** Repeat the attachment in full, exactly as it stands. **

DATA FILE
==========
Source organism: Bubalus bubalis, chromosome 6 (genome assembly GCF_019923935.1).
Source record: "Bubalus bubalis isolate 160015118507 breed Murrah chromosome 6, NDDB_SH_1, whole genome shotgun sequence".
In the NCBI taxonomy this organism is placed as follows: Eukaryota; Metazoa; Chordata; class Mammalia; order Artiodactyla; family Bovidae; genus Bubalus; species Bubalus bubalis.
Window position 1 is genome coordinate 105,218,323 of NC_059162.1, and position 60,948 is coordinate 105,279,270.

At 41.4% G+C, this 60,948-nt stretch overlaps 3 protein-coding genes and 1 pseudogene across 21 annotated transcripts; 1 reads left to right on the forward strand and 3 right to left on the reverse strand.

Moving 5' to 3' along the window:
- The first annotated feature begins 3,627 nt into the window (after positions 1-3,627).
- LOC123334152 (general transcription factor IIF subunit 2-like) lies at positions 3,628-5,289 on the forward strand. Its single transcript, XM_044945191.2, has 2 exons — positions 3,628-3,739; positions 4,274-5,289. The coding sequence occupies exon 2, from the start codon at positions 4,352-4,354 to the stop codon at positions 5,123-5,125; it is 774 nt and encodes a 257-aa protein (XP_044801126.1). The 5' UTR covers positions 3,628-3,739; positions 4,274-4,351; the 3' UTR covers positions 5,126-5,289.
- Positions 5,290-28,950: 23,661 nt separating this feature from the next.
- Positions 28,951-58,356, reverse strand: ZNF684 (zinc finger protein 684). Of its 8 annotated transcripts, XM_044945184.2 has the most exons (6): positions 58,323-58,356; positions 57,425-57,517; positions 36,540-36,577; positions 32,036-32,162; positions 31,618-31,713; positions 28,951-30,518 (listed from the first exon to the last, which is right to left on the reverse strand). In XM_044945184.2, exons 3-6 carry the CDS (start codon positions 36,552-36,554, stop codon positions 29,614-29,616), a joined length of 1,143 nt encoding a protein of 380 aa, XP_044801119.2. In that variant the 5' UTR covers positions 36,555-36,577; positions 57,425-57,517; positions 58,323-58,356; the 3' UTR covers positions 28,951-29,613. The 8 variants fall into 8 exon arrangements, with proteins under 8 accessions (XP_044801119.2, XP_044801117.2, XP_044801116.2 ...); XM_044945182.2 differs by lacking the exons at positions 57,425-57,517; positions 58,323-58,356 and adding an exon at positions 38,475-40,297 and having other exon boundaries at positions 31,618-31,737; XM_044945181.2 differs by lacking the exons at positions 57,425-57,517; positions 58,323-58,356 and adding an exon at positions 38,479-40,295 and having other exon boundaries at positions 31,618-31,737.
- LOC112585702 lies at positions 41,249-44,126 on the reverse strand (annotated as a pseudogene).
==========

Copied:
Source organism: Bubalus bubalis, chromosome 6 (genome assembly GCF_019923935.1).
Source record: "Bubalus bubalis isolate 160015118507 breed Murrah chromosome 6, NDDB_SH_1, whole genome shotgun sequence".
In the NCBI taxonomy this organism is placed as follows: Eukaryota; Metazoa; Chordata; class Mammalia; order Artiodactyla; family Bovidae; genus Bubalus; species Bubalus bubalis.
Window position 1 is genome coordinate 105,218,323 of NC_059162.1, and position 60,948 is coordinate 105,279,270.

At 41.4% G+C, this 60,948-nt stretch overlaps 3 protein-coding genes and 1 pseudogene across 21 annotated transcripts; 1 reads left to right on the forward strand and 3 right to left on the reverse strand.

Moving 5' to 3' along the window:
- The first annotated feature begins 3,627 nt into the window (after positions 1-3,627).
- LOC123334152 (general transcription factor IIF subunit 2-like) lies at positions 3,628-5,289 on the forward strand. Its single transcript, XM_044945191.2, has 2 exons — positions 3,628-3,739; positions 4,274-5,289. The coding sequence occupies exon 2, from the start codon at positions 4,352-4,354 to the stop codon at positions 5,123-5,125; it is 774 nt and encodes a 257-aa protein (XP_044801126.1). The 5' UTR covers positions 3,628-3,739; positions 4,274-4,351; the 3' UTR covers positions 5,126-5,289.
- Positions 5,290-28,950: 23,661 nt separating this feature from the next.
- Positions 28,951-58,356, reverse strand: ZNF684 (zinc finger protein 684). Of its 8 annotated transcripts, XM_044945184.2 has the most exons (6): positions 58,323-58,356; positions 57,425-57,517; positions 36,540-36,577; positions 32,036-32,162; positions 31,618-31,713; positions 28,951-30,518 (listed from the first exon to the last, which is right to left on the reverse strand). In XM_044945184.2, exons 3-6 carry the CDS (start codon positions 36,552-36,554, stop codon positions 29,614-29,616), a joined length of 1,143 nt encoding a protein of 380 aa, XP_044801119.2. In that variant the 5' UTR covers positions 36,555-36,577; positions 57,425-57,517; positions 58,323-58,356; the 3' UTR covers positions 28,951-29,613. The 8 variants fall into 8 exon arrangements, with proteins under 8 accessions (XP_044801119.2, XP_044801117.2, XP_044801116.2 ...); XM_044945182.2 differs by lacking the exons at positions 57,425-57,517; positions 58,323-58,356 and adding an exon at positions 38,475-40,297 and having other exon boundaries at positions 31,618-31,737; XM_044945181.2 differs by lacking the exons at positions 57,425-57,517; positions 58,323-58,356 and adding an exon at positions 38,479-40,295 and having other exon boundaries at positions 31,618-31,737.
- LOC112585702 lies at positions 41,249-44,126 on the reverse strand (annotated as a pseudogene).